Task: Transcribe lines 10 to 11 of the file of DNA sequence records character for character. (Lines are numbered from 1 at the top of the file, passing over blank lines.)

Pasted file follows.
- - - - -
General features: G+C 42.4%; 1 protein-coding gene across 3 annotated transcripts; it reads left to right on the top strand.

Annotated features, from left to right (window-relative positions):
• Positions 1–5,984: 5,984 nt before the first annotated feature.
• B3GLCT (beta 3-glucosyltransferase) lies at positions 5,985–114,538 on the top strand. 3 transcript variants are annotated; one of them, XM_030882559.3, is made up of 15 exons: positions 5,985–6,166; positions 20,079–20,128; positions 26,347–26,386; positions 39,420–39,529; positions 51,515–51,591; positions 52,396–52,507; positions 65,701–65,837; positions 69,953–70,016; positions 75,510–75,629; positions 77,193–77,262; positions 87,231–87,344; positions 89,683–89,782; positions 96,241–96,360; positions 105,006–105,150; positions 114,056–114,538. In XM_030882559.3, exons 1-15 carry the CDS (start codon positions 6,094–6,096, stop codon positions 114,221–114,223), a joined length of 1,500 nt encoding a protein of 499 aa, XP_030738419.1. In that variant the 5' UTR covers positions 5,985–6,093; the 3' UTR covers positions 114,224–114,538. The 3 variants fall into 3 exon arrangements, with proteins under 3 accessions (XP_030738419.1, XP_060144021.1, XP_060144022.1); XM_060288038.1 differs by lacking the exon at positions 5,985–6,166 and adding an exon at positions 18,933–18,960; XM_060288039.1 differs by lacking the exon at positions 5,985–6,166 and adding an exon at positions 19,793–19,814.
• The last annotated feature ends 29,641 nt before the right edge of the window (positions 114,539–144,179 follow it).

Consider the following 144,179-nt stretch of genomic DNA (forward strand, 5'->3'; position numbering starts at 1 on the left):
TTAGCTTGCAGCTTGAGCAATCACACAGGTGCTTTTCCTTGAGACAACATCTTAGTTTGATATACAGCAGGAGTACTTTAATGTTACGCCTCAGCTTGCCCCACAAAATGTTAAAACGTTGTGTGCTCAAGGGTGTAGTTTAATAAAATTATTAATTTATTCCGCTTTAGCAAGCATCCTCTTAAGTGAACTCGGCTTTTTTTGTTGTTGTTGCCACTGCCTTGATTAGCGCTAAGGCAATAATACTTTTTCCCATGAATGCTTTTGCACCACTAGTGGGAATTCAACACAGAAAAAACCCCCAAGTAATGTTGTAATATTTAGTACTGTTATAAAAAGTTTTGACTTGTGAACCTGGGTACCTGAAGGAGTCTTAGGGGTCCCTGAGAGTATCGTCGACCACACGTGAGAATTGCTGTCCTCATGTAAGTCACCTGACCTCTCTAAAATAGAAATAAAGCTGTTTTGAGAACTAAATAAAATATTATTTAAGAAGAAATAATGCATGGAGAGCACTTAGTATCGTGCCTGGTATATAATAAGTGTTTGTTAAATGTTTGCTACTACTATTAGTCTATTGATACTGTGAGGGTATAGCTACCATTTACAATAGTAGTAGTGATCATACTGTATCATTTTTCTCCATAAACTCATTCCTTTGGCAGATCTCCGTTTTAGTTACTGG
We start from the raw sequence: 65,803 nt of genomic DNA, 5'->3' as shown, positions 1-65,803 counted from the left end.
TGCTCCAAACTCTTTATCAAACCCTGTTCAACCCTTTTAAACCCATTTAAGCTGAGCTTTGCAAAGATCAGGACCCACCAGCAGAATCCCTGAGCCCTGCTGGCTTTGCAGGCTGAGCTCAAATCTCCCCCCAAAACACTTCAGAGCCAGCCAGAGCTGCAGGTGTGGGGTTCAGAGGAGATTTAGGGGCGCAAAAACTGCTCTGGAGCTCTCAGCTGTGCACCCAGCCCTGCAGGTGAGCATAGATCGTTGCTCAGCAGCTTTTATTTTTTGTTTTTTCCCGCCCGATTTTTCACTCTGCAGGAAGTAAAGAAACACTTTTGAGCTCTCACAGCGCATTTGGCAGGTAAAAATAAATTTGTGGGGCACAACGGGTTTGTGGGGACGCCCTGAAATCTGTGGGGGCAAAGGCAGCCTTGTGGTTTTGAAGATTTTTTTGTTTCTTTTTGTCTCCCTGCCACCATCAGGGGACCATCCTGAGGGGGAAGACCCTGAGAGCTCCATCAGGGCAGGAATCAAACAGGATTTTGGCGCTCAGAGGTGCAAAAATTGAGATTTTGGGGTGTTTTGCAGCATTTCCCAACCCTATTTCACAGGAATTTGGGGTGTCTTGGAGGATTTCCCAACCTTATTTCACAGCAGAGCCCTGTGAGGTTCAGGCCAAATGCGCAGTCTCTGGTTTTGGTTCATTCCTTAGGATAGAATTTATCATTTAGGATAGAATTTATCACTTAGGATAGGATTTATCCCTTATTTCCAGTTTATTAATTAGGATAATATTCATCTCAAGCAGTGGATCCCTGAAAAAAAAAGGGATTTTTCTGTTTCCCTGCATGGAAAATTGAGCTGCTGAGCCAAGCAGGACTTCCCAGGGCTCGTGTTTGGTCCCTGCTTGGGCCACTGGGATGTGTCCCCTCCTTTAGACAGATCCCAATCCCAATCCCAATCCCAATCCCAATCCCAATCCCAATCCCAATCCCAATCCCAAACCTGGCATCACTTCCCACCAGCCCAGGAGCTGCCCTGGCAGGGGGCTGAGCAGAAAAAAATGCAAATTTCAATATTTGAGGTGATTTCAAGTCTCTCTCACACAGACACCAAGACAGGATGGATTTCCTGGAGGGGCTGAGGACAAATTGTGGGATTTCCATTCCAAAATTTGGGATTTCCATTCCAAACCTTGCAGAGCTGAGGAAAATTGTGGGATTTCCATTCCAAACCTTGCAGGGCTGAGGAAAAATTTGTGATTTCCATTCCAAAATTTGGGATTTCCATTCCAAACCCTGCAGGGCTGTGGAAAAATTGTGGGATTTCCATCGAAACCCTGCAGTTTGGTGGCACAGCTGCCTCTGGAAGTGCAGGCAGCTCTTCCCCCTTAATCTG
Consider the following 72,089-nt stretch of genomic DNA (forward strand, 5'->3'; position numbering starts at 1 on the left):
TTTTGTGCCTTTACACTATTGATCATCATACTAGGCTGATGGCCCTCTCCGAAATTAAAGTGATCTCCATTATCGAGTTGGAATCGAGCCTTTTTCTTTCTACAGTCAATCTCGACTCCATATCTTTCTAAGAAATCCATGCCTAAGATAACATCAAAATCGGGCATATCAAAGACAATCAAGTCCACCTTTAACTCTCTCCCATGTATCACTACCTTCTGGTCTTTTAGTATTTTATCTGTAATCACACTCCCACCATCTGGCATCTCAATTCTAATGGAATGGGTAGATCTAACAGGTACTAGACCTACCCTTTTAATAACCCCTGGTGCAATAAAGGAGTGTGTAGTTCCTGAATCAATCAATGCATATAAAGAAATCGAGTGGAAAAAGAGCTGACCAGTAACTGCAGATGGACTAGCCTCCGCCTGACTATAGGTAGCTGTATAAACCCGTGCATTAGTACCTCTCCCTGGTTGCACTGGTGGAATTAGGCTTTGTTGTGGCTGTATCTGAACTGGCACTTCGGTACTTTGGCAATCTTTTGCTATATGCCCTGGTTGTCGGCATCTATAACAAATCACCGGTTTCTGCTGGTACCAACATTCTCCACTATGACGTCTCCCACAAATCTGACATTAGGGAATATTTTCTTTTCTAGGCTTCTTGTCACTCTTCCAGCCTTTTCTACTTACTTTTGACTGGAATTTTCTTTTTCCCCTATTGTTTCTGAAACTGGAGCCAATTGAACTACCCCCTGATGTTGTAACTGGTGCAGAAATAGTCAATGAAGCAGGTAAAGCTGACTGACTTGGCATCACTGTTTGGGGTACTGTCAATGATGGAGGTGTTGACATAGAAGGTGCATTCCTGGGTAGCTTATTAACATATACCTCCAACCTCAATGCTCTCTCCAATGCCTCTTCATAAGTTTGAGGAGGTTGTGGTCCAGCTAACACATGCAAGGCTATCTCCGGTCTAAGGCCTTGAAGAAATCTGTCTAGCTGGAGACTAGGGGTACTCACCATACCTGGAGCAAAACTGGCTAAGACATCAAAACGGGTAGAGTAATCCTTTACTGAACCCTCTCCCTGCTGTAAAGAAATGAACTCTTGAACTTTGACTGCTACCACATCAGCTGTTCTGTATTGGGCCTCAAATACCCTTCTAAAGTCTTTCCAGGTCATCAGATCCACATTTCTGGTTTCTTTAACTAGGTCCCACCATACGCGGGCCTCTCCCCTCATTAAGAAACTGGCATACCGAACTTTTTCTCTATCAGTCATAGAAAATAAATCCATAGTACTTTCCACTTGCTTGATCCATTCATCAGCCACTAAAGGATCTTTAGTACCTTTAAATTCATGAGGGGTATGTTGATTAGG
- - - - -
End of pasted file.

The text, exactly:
Consider the following 72,089-nt stretch of genomic DNA (forward strand, 5'->3'; position numbering starts at 1 on the left):
TTTTGTGCCTTTACACTATTGATCATCATACTAGGCTGATGGCCCTCTCCGAAATTAAAGTGATCTCCATTATCGAGTTGGAATCGAGCCTTTTTCTTTCTACAGTCAATCTCGACTCCATATCTTTCTAAGAAATCCATGCCTAAGATAACATCAAAATCGGGCATATCAAAGACAATCAAGTCCACCTTTAACTCTCTCCCATGTATCACTACCTTCTGGTCTTTTAGTATTTTATCTGTAATCACACTCCCACCATCTGGCATCTCAATTCTAATGGAATGGGTAGATCTAACAGGTACTAGACCTACCCTTTTAATAACCCCTGGTGCAATAAAGGAGTGTGTAGTTCCTGAATCAATCAATGCATATAAAGAAATCGAGTGGAAAAAGAGCTGACCAGTAACTGCAGATGGACTAGCCTCCGCCTGACTATAGGTAGCTGTATAAACCCGTGCATTAGTACCTCTCCCTGGTTGCACTGGTGGAATTAGGCTTTGTTGTGGCTGTATCTGAACTGGCACTTCGGTACTTTGGCAATCTTTTGCTATATGCCCTGGTTGTCGGCATCTATAACAAATCACCGGTTTCTGCTGGTACCAACATTCTCCACTATGACGTCTCCCACAAATCTGACATTAGGGAATATTTTCTTTTCTAGGCTTCTTGTCACTCTTCCAGCCTTTTCTACTTACTTTTGACTGGAATTTTCTTTTTCCCCTATTGTTTCTGAAACTGGAGCCAATTGAACTACCCCCTGATGTTGTAACTGGTGCAGAAATAGTCAATGAAGCAGGTAAAGCTGACTGACTTGGCATCACTGTTTGGGGTACTGTCAATGATGGAGGTGTTGACATAGAAGGTGCATTCCTGGGTAGCTTATTAACATATACCTCCAACCTCAATGCTCTCTCCAATGCCTCTTCATAAGTTTGAGGAGGTTGTGGTCCAGCTAACACATGCAAGGCTATCTCCGGTCTAAGGCCTTGAAGAAATCTGTCTAGCTGGAGACTAGGGGTACTCACCATACCTGGAGCAAAACTGGCTAAGACATCAAAACGGGTAGAGTAATCCTTTACTGAACCCTCTCCCTGCTGTAAAGAAATGAACTCTTGAACTTTGACTGCTACCACATCAGCTGTTCTGTATTGGGCCTCAAATACCCTTCTAAAGTCTTTCCAGGTCATCAGATCCACATTTCTGGTTTCTTTAACTAGGTCCCACCATACGCGGGCCTCTCCCCTCATTAAGAAACTGGCATACCGAACTTTTTCTCTATCAGTCATAGAAAATAAATCCATAGTACTTTCCACTTGCTTGATCCATTCATCAGCCACTAAAGGATCTTTAGTACCTTTAAATTCATGAGGGGTATGTTGATTAGG